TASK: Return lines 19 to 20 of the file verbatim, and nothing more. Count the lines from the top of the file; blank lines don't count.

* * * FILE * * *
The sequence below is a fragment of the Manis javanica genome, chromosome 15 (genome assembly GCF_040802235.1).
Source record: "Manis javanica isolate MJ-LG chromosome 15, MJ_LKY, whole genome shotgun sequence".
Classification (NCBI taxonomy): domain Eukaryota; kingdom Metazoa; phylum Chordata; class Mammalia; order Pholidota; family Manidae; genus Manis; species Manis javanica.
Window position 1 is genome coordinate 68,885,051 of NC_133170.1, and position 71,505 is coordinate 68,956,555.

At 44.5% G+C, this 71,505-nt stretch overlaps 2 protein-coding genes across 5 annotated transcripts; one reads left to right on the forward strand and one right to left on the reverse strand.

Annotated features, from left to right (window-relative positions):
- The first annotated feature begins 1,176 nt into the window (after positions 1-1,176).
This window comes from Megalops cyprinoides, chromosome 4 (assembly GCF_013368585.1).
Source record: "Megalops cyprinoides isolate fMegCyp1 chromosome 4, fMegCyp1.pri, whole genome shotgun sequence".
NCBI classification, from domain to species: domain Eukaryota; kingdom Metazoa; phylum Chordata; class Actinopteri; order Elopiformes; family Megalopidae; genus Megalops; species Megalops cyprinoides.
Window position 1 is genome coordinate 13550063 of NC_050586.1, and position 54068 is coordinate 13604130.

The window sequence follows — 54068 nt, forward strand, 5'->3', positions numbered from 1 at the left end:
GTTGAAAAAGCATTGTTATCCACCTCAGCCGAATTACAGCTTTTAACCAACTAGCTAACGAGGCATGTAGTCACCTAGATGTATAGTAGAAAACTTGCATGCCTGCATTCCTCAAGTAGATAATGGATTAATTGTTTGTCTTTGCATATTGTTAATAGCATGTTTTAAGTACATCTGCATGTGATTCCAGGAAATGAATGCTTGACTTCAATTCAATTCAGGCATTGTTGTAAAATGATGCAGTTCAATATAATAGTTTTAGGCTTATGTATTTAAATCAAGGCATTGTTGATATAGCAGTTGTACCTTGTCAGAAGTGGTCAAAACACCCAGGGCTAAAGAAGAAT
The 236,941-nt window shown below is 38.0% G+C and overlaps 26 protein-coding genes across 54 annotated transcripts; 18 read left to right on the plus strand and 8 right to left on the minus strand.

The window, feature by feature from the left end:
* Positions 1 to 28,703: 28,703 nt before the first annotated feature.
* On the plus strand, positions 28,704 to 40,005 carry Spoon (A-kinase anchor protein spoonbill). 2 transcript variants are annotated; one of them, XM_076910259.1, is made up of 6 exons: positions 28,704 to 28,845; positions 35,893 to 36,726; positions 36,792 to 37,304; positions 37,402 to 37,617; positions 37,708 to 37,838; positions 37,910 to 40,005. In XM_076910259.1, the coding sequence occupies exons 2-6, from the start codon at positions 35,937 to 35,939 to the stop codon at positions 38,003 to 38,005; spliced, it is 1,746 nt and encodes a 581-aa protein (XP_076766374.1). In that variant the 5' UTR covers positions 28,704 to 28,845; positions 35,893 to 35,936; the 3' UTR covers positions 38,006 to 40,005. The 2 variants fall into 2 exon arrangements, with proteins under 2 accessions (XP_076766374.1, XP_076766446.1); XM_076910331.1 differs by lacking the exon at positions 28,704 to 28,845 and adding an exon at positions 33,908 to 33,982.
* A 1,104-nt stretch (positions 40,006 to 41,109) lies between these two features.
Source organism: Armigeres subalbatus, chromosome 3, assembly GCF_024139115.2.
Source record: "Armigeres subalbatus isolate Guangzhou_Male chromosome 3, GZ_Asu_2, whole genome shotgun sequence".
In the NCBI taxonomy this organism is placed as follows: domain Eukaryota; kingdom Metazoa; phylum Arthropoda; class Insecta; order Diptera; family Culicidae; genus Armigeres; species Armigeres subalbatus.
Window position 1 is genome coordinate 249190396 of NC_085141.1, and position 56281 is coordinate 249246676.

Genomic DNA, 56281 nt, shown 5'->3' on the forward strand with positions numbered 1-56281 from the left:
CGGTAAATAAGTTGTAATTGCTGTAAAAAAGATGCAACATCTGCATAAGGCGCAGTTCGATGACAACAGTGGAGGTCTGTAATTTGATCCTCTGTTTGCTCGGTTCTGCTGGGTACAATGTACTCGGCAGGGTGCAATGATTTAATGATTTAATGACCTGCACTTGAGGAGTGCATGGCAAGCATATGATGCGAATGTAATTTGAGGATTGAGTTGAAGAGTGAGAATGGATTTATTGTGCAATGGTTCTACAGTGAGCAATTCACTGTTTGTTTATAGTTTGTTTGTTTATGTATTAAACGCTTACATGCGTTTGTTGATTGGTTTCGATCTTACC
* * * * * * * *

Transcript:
Source organism: Armigeres subalbatus, chromosome 3, assembly GCF_024139115.2.
Source record: "Armigeres subalbatus isolate Guangzhou_Male chromosome 3, GZ_Asu_2, whole genome shotgun sequence".